The Latest: Trump Denies Rep. Wilson’s Account Of His Words

President Donald Trump applauds members of the audience before speaking at the Heritage Foundation’s annual President’s Club meeting, Tuesday, Oct. 17, 2017 in Washington. Photo: AP Photo/Pablo Martinez Monsivais.

WASHINGTON (AP) — The Latest on President Donald Trump and honoring the nation’s fallen (all times local):

12:05 p.m.

President Donald Trump is continuing to reject a Florida congresswoman’s account that he told the widow of a soldier killed in an ambush in Niger that her husband “knew what he signed up for.”

The President says Wednesday before a meeting at the White House that he “didn’t say it at all.” He adds: “I had a very nice conversation with the woman, the wife, who sounded like a lovely woman. Did not say what the congresswoman said.”

Sgt. La David Johnson was among four servicemen killed in the African nation of Niger earlier this month. Rep. Frederica Wilson said she was with Myeshia Johnson Tuesday when Trump called the widow. She said she overheard Trump’s words.

The serviceman’s mother, Cowanda Jones-Johnson, told The Associated Press Wednesday that the congresswoman’s account was correct. She said “not only did he disrespect my son,” but also the family.

Trump, asked by reporters about an earlier tweet saying he had “proof”of what he said, the president said: “let her (Wilson) make her statement again and you’ll find out.”


10:36 a.m.

The mother of a soldier killed in an ambush in Niger is confirming a report that President Donald Trump told his widow he “knew what he signed up for.”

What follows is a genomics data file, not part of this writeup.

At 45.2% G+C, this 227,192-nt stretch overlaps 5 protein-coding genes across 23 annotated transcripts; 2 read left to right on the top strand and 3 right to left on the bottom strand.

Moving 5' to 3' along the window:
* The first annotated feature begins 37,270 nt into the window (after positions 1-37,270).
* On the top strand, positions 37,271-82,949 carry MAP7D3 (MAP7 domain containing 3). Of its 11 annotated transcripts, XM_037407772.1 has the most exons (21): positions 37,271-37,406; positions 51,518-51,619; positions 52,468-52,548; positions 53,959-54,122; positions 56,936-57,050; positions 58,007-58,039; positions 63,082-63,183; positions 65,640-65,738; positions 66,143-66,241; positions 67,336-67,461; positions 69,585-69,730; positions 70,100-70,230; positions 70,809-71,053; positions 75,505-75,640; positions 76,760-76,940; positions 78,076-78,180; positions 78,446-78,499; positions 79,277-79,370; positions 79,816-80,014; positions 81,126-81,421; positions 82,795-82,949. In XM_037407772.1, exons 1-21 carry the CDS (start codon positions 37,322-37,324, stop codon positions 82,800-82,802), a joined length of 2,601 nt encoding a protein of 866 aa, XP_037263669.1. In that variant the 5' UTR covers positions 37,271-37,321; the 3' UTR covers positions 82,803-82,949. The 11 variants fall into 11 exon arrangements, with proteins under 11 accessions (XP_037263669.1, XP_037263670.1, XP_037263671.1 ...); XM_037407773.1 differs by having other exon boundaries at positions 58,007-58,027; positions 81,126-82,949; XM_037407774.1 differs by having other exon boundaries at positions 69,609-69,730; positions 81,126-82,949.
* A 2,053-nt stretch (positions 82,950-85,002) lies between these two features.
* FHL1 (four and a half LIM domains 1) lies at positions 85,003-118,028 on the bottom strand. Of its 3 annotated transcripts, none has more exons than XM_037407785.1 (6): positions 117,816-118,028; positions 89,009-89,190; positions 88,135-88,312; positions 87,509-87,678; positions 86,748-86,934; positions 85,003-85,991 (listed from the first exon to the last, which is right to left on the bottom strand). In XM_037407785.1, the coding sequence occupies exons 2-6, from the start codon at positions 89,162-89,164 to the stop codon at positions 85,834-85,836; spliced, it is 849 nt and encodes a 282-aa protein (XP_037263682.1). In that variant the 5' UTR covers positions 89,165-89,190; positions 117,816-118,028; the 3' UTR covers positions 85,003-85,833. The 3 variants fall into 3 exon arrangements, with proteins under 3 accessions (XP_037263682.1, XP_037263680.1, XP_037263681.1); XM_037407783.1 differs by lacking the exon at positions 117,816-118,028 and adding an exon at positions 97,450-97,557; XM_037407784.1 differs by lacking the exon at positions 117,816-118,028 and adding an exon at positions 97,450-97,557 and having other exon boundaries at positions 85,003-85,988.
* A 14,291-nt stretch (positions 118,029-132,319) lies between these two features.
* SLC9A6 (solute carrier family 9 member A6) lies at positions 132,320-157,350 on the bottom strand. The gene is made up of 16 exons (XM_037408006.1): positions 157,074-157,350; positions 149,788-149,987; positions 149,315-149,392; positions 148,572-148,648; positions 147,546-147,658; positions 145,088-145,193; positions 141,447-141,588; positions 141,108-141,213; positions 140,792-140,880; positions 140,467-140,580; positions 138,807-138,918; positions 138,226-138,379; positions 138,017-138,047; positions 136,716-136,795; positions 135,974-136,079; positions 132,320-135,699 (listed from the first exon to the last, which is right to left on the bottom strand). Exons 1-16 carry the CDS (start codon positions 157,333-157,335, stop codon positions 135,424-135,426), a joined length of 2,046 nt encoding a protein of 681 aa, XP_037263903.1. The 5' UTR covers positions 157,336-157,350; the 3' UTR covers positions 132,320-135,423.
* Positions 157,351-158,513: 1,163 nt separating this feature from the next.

Cowanda Jones-Johnson spoke to the Associated Press via Facebook message Wednesday. A Florida congresswoman said previously that Trump made the statement to Myeshia Johnson on Tuesday during a telephone call as she was on the way to Miami International Airport to meet the body of her husband, Sgt. La David Johnson.

In this Oct. 29, 2009, file photo President Barack Obama, right, salutes as an Army carry team carries the transfer case containing the remains of Sgt. Dale R. Griffin of Terre Haute, Ind., during a casualty return at Dover Air Force Base, Del. President Donald Trump is claiming his predecessors did not sufficiently honor the nation’s fallen. His accusation that most presidents did not call families of military personnel is provoking a heated response. Obama, for one, visited the air base that often receives the remains of the dead. He wrote letters to military families, too. Obama’s office says Trump is “unequivocally wrong.” Photo: AP Photo/Pablo Martinez Monsivais, File.

Jones-Johnson says she was in the car and “the statement is true.” She added that “not only did he disrespect my son” but Trump was disrespectful to her son’s widow. Jones-Johnson said she did not record the conversation.

Trump said on Twitter that Democratic Rep. Frederica Wilson “fabricated” the account.


3:58 a.m.

Like other presidents, Donald Trump has made personal contact with some families of the fallen and not all.

What’s different is that Trump has picked a political fight over the matter.

He boasts: “I think I’ve called every family of someone who’s died.”

But AP finds that Trump has not in fact spoken with the families of all the war dead on his watch. At least two never got a call or letter, and another family received no call.

And there’s ample evidence presidents Barack Obama and George W. Bush pulled their weight in offering condolences, contrary to Trump’s assertions.